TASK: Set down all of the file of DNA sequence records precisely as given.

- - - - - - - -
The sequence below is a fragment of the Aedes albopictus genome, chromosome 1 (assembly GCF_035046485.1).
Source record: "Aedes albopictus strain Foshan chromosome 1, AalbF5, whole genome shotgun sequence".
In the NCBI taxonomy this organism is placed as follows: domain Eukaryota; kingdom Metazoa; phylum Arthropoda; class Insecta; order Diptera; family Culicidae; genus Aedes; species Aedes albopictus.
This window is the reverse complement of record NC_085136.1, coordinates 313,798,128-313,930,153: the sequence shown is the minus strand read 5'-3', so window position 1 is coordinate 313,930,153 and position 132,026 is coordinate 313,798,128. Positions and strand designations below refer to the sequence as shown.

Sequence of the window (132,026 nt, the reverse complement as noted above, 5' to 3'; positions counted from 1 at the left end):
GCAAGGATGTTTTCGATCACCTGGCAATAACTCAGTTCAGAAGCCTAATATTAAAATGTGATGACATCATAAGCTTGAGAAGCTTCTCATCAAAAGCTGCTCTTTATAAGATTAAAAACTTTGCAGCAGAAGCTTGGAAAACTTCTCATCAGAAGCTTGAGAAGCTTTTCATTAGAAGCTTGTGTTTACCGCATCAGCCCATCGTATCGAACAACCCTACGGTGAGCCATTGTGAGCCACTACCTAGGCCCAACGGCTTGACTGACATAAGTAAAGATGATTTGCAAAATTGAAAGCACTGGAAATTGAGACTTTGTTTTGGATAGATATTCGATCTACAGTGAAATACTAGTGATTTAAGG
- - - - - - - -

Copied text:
The sequence below is a fragment of the Aedes albopictus genome, chromosome 1 (assembly GCF_035046485.1).
Source record: "Aedes albopictus strain Foshan chromosome 1, AalbF5, whole genome shotgun sequence".
In the NCBI taxonomy this organism is placed as follows: domain Eukaryota; kingdom Metazoa; phylum Arthropoda; class Insecta; order Diptera; family Culicidae; genus Aedes; species Aedes albopictus.
This window is the reverse complement of record NC_085136.1, coordinates 313,798,128-313,930,153: the sequence shown is the minus strand read 5'-3', so window position 1 is coordinate 313,930,153 and position 132,026 is coordinate 313,798,128. Positions and strand designations below refer to the sequence as shown.

Sequence of the window (132,026 nt, the reverse complement as noted above, 5' to 3'; positions counted from 1 at the left end):
GCAAGGATGTTTTCGATCACCTGGCAATAACTCAGTTCAGAAGCCTAATATTAAAATGTGATGACATCATAAGCTTGAGAAGCTTCTCATCAAAAGCTGCTCTTTATAAGATTAAAAACTTTGCAGCAGAAGCTTGGAAAACTTCTCATCAGAAGCTTGAGAAGCTTTTCATTAGAAGCTTGTGTTTACCGCATCAGCCCATCGTATCGAACAACCCTACGGTGAGCCATTGTGAGCCACTACCTAGGCCCAACGGCTTGACTGACATAAGTAAAGATGATTTGCAAAATTGAAAGCACTGGAAATTGAGACTTTGTTTTGGATAGATATTCGATCTACAGTGAAATACTAGTGATTTAAGG